Thursday, April 26, 2012

A History Of Degenerative America In One Easy Lesson: A Christian Right Leader's Memories Of Fantasyland!

Carol Brady might have told him to STFU (see below)

The Christian Right'as grip on reality has never been very firm, and now Rick Scarborough of Vision America proves it. In one short diatribe, Scarborough managed to show just how skewed the Christian Right's views of America have been. Read the quote, view the video below. It's worth taking apart point by point - just for the fun (and the reality) of it.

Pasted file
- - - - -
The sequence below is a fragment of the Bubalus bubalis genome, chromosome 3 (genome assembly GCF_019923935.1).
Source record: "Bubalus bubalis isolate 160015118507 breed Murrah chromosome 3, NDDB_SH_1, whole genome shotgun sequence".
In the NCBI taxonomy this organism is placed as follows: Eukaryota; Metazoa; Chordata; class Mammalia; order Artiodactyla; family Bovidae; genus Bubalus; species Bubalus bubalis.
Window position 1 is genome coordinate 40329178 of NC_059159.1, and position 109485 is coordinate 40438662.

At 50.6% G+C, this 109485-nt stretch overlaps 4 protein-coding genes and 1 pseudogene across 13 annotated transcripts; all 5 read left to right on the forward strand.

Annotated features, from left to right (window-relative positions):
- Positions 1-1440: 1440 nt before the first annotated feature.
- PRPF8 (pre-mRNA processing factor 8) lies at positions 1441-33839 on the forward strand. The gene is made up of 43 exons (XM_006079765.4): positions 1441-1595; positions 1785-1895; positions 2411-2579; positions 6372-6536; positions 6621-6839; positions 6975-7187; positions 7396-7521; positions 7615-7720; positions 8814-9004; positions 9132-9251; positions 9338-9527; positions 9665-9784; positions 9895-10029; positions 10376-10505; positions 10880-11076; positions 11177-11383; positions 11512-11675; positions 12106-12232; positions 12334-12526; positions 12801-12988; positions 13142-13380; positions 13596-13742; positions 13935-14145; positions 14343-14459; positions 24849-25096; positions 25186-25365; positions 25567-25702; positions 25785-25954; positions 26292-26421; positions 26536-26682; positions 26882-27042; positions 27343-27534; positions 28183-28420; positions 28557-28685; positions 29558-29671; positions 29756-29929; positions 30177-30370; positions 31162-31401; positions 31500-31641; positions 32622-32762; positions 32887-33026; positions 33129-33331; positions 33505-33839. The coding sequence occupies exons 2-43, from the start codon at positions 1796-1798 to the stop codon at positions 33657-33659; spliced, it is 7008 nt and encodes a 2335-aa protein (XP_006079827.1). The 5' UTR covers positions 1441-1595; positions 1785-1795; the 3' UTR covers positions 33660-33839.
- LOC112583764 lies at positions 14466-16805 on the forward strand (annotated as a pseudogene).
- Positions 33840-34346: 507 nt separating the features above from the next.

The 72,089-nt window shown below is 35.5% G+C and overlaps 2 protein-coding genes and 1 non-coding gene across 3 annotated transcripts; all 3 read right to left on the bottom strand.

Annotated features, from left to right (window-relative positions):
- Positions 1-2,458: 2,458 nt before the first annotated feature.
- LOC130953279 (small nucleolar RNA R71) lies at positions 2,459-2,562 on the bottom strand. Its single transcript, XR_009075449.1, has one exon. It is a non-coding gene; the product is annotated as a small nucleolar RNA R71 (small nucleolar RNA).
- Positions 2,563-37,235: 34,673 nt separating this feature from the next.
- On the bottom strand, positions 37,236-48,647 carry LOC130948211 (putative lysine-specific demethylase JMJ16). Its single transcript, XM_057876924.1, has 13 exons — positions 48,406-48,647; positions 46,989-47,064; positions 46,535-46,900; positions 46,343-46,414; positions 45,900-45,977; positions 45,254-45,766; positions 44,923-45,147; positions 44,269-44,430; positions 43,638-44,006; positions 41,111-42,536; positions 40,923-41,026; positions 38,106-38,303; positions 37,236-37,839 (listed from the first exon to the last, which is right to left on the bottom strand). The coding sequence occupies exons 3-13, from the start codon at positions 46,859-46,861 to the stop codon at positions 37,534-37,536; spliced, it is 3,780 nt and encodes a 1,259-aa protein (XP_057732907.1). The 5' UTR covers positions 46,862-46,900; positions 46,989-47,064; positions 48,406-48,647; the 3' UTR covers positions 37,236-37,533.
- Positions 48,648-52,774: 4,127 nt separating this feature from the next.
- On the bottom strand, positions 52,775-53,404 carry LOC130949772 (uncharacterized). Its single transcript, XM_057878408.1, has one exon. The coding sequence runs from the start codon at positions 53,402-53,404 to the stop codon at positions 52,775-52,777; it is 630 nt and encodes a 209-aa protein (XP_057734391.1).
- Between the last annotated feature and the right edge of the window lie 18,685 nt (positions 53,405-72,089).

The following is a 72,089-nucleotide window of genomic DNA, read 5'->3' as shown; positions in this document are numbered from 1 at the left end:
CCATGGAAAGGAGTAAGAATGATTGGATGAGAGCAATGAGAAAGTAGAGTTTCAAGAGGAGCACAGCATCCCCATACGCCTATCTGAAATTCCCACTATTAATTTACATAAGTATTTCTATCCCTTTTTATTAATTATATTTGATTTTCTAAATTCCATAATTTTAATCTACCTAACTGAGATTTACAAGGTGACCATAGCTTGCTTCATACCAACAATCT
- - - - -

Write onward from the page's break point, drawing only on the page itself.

Scarborough: We’ve gone from Andy Griffith to Bart Simpson in my lifetime; we’ve gone from Leave it to Beaver to Beavis and Behind Head, from My Three Sons to Two and a Half Men, from the Brady Bunch to the Big Bang Theory, we’ve gone from the Partridge Family to Desperate Housewives, from Happy Days to Jerry Springer, and look at comedians, there used to be comedians like Bob Hope who epitomized class and loved his country, now we have Larry the Cable Guy being gross and crass, and Christians laugh, what used to amaze us now simply amuses us. We’ve gone from commentaries from such cultural icons as Eric Sevareid to Bill Maher and Rachel Maddow. Look at our movies; we’ve gone from True Grit to Brokeback Mountain, from musicals like the Sound of Music to Oklahoma, from showgirls to slasher porn. Our schools were once the envy of the world, now we have dropout rates exceeding fifty percent in some of our major cities, graduating seniors can’t even read the diploma they’re receiving. Prayer and bible study are out, metal directors and drug-sniffing dogs are in, the Ten Commandments are out, murder and mayhem are in, the theory of evolution is taught as fact while the fact of God is taught as theory, sex-education has become nothing more than the facilitation of fornication, complete with home study with the teachers, in many cases.